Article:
My bread smells like alcohol, Can I eat it?

In this article, we will answer the question “My bread smells like alcohol, Can I eat it?”, what makes my bread taste like alcohol, and how to prevent the alcohol smell in bread.

My bread smells like alcohol, Can I eat it?

Yes, you can eat it. Bread that tastes like alcohol is perfectly safe to eat but may not be a pleasant experience for many. The alcohol smell comes from the yeast which is a fungus and is widely used in baking and brewing.

Yeast forms alcohol and carbon dioxide as a result of fermenting sugars present in the dough. Different types of yeast can be used to leaven bread. Therefore, each type of bread varies in terms of its organoleptic properties.

Most of the alcohol evaporates when the bread is baked at high temperatures. If the bread contains too much alcohol, it can leave behind unpleasant bitter aromas that remind you of alcohol such as wine, vinegar, beer, etc.

What makes my bread taste like alcohol?

The usual culprits are:

Too much yeast: Reduce the amount of yeast in the dough by 10% and see if it helps.

Overproofing: This usually happens when the dough is left to chill in the fridge overnight. The fridge fails to chill the dough quickly and the dough becomes over-fermented before you know it. Overproofing also happens when you place the dough in a hot place and let it sit there for prolonged periods. 

How to prevent the alcohol smell in your bread?

Focus on the kneading 

Kneading is a crucial step if your first proof is only an hour-long or less. Kneading helps develop and strengthen the gluten strands. Dough that has an extensive gluten network turns out more fluffy and light as it can better trap carbon dioxide.

Moreover, kneading incorporates air into the dough. When air or oxygen is available to the yeast, it derives its energy via aerobic respiration instead of anaerobic respiration. Resultantly, less alcohol is produced. 

Do not overdo the kneading if the dough is supposed to be proofed for several hours for the second and third rise. In the case of prolonged proofing, dough incorporates more and more air as it rises. So, the kneading is not as needed.

Use a preferment 

A preferment is recommended for quick bread and loaves made by long fermentation. If you are an experienced baker, you would know that using a pre-ferment generally enhances alcohol production. But you need to get a full picture.

Apart from increasing the amount of alcohol produced in the dough, preferment contributes to a better rise and the production of Lactic Acid Bacteria (LABs).

LABs also make the dough rise by producing gas. Moreover, a preferment does not need a lot of yeast. All these factors contribute to a good rise which oxidizes the flour and minimizes the alcohol synthesis via anaerobic respiration.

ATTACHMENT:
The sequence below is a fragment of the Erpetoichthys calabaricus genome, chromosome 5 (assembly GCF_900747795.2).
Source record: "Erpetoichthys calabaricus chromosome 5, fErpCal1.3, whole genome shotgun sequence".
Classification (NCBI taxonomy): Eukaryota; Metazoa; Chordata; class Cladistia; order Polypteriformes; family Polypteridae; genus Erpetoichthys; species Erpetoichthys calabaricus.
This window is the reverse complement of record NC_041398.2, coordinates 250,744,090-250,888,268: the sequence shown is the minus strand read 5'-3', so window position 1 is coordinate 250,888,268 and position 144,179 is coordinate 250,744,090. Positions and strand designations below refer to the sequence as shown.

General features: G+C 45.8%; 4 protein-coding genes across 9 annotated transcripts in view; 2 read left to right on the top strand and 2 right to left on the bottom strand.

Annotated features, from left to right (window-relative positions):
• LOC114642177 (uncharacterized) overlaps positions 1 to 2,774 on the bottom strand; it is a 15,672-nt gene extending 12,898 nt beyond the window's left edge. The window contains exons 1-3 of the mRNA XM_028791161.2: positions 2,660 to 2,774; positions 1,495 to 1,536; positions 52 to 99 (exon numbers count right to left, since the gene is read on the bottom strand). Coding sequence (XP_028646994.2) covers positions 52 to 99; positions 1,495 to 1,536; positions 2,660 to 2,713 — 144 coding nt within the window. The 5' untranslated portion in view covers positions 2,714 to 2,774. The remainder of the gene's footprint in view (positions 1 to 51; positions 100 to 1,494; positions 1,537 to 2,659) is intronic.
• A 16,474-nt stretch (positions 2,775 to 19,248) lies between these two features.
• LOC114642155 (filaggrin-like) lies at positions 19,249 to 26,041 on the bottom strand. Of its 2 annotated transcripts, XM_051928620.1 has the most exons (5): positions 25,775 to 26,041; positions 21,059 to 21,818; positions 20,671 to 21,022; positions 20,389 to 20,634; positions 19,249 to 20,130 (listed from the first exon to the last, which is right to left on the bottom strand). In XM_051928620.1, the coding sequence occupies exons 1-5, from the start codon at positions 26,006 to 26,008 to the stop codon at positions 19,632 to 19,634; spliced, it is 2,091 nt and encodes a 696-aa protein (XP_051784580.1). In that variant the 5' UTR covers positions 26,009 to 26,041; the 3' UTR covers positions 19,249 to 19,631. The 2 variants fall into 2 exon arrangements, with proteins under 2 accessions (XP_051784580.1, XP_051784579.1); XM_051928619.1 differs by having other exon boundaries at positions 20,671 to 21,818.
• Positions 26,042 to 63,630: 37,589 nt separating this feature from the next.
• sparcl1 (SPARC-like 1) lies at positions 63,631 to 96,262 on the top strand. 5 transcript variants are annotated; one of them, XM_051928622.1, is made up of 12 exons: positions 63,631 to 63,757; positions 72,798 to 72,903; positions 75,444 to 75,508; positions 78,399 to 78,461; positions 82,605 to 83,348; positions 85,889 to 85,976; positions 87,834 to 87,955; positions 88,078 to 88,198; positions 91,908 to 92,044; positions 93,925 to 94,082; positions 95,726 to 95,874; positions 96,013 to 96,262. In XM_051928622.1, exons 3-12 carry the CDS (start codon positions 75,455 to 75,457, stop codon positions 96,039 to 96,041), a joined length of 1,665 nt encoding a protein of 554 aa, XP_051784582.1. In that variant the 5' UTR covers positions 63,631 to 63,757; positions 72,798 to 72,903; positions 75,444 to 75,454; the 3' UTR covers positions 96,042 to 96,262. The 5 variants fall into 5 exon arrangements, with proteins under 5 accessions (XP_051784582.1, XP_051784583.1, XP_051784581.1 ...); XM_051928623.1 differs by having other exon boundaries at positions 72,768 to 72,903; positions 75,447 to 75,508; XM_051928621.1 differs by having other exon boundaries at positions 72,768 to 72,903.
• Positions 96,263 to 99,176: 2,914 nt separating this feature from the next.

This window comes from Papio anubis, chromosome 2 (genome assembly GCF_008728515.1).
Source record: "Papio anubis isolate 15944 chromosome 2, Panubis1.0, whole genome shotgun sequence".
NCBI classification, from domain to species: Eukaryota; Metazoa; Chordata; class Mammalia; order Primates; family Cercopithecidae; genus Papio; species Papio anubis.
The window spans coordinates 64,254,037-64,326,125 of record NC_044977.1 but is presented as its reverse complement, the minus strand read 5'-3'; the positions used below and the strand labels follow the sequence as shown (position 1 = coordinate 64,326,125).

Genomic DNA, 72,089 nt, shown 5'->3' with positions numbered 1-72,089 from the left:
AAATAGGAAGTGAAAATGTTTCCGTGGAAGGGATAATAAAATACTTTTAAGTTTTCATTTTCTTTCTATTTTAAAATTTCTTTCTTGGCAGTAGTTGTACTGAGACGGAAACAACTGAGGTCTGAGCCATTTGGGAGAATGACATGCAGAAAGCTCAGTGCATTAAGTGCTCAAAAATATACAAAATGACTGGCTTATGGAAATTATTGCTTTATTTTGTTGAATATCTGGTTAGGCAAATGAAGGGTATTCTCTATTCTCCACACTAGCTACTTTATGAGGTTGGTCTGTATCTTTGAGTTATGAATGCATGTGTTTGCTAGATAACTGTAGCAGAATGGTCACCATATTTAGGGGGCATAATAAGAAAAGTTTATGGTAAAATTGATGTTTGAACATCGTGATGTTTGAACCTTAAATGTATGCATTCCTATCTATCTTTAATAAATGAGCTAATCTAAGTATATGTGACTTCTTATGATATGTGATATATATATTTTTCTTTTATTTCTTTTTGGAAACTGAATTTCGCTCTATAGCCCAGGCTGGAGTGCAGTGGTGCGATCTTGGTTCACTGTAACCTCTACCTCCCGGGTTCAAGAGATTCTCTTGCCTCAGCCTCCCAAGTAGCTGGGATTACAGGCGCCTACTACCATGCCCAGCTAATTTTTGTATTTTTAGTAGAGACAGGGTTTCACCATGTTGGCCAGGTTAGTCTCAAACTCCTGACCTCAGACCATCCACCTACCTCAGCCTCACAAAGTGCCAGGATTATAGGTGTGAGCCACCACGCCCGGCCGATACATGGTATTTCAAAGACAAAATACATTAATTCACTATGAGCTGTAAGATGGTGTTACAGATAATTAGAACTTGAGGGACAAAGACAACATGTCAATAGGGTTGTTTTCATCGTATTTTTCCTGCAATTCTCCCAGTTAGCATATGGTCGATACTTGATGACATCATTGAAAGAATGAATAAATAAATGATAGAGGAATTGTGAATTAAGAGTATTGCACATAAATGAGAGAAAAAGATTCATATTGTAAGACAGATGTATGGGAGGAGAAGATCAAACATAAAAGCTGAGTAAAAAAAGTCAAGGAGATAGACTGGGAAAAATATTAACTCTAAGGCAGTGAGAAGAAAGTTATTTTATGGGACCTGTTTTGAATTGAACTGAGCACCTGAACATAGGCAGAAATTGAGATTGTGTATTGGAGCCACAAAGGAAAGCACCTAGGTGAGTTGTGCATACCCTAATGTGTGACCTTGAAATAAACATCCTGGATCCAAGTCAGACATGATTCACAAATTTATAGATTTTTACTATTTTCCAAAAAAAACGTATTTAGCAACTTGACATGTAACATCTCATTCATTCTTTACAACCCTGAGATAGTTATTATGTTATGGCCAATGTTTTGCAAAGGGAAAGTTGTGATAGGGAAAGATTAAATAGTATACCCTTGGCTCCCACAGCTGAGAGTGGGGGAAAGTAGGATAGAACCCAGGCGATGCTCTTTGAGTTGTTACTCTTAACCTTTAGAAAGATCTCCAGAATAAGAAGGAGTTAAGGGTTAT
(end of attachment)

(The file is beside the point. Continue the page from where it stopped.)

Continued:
Cut back on yeast 

The rationale is simple. Yeast produces alcohol. When you reduce the amount of yeast in the bread, excess alcohol won’t be a problem. Refer to a  yeast conversion table before tweaking the amount of yeast in a recipe.

The important thing to consider here is the ratio of yeast to flour. You also need to consider the amount of sugar present in the dough before reducing the yeast or else the bread comes out too sweet since the sugars won’t be utilized.

Stop over proofing your dough 

The yeast will keep on fermenting the sugars until either the sugar depletes, or the dough experiences a heat shock during baking.

To check the degree of fermentation of the dough, insert your damp finger into the dough and lift it out of the dough.  If the dough jumps back right away, it needs more proofing.

If the dough takes about 3 seconds to return to its original position, desired fermentation level has been achieved. If it takes more than 3 seconds, the dough is over-proofed.

Make sure the starter culture is ripe 

So, when does a starter culture ripen? A starter culture, such as a sourdough starter, is fully ripe when it has a higher content of LAB than yeast. LAB turns the culture acidic and produces gas that rises the dough.

The culture should be fermented long enough for it to increase its LAB content. More yeast means more anaerobic respiration. This will e eventually result in bread that has an overtly alcoholic taste.

Conclusion 

In this article, we answered the question “My bread smells like alcohol, Can I eat it?”, what makes my bread taste like alcohol, and how to prevent the alcohol smell in bread.

References 

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